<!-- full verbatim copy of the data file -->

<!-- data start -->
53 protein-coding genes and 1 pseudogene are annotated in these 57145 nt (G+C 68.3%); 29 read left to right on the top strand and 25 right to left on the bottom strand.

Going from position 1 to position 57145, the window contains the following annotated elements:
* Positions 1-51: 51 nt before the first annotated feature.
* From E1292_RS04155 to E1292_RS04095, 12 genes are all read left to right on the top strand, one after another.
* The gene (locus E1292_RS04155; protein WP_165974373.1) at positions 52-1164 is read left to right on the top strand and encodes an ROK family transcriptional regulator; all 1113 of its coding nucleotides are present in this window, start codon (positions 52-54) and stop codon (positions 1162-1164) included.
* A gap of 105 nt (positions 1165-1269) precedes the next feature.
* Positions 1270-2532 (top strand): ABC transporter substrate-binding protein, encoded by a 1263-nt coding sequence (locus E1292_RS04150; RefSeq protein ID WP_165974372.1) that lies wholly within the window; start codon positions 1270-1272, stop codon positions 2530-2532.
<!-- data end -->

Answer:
53 protein-coding genes and 1 pseudogene are annotated in these 57145 nt (G+C 68.3%); 29 read left to right on the top strand and 25 right to left on the bottom strand.

Going from position 1 to position 57145, the window contains the following annotated elements:
* Positions 1-51: 51 nt before the first annotated feature.
* From E1292_RS04155 to E1292_RS04095, 12 genes are all read left to right on the top strand, one after another.
* The gene (locus E1292_RS04155; protein WP_165974373.1) at positions 52-1164 is read left to right on the top strand and encodes an ROK family transcriptional regulator; all 1113 of its coding nucleotides are present in this window, start codon (positions 52-54) and stop codon (positions 1162-1164) included.
* A gap of 105 nt (positions 1165-1269) precedes the next feature.
* Positions 1270-2532 (top strand): ABC transporter substrate-binding protein, encoded by a 1263-nt coding sequence (locus E1292_RS04150; RefSeq protein ID WP_165974372.1) that lies wholly within the window; start codon positions 1270-1272, stop codon positions 2530-2532.